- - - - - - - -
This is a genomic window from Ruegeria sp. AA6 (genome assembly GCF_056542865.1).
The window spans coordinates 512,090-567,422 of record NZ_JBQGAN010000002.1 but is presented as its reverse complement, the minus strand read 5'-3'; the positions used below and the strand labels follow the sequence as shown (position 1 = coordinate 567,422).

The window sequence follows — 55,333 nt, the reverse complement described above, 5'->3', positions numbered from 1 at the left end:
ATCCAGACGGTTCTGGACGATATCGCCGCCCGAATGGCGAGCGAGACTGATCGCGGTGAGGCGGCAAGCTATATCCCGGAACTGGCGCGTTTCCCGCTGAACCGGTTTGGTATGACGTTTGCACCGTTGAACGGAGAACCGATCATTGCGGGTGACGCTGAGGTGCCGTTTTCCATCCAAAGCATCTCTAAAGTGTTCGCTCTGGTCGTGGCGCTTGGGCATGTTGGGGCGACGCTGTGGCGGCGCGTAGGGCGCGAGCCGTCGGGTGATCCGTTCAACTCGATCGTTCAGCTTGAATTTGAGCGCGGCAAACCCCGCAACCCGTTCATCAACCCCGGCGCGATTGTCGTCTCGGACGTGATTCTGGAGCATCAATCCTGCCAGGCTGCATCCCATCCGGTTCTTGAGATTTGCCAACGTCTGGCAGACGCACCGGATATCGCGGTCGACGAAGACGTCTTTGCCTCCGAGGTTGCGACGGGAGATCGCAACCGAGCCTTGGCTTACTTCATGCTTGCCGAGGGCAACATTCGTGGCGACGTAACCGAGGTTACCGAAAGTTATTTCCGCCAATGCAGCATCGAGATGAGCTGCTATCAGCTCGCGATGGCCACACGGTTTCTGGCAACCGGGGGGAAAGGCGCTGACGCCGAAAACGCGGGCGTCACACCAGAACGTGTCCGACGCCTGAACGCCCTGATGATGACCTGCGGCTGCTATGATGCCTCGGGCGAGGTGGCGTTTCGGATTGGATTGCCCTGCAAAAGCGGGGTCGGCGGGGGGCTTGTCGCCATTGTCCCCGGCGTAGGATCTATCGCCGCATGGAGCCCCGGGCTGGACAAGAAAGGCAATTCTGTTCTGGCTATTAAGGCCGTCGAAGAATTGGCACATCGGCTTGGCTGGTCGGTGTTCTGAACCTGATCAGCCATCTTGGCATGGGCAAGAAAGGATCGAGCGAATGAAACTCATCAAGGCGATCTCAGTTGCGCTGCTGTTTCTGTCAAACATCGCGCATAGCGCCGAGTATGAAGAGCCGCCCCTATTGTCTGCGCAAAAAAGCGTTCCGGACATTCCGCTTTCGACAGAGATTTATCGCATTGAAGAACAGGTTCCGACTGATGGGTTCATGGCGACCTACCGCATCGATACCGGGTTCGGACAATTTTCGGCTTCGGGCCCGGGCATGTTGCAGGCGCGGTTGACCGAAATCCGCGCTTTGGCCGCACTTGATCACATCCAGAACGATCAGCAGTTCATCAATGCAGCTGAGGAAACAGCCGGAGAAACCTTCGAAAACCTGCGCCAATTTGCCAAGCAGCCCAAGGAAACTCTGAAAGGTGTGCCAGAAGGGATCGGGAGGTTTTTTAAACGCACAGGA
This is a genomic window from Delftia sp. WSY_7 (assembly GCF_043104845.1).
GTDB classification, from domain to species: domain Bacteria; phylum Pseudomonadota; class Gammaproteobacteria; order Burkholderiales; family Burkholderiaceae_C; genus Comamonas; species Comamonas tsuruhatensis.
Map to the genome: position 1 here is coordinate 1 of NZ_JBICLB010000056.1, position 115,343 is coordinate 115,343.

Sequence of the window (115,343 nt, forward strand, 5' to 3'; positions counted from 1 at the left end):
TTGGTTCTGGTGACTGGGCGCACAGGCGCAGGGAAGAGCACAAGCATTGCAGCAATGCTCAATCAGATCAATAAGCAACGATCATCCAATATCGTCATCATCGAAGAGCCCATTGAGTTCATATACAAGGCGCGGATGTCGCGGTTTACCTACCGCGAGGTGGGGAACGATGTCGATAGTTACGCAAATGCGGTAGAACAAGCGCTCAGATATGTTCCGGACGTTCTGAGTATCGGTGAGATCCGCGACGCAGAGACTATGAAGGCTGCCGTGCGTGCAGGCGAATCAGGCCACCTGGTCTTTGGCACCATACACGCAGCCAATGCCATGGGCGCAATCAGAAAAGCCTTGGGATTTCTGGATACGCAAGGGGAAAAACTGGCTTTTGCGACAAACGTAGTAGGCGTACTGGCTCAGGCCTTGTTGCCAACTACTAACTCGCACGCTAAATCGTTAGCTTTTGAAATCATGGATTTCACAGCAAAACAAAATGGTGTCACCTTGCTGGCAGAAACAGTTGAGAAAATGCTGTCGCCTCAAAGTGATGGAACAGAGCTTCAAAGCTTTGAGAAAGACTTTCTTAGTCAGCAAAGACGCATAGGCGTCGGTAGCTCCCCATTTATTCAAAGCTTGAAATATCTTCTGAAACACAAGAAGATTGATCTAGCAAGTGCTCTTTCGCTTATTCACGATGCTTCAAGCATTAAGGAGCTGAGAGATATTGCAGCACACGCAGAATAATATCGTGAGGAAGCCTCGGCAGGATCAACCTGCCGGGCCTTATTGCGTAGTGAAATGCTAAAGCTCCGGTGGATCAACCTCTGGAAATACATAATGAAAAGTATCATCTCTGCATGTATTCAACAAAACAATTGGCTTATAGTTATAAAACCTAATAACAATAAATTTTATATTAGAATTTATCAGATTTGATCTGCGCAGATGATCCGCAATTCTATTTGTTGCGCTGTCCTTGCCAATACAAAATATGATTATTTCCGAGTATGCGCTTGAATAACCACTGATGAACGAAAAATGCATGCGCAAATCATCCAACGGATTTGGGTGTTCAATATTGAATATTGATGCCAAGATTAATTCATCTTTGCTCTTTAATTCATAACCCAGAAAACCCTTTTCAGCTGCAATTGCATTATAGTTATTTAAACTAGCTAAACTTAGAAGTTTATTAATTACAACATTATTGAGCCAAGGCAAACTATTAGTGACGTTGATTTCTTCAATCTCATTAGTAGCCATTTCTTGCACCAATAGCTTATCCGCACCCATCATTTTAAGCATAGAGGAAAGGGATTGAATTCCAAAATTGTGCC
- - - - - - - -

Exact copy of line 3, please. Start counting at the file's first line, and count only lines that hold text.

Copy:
The window sequence follows — 55,333 nt, the reverse complement described above, 5'->3', positions numbered from 1 at the left end: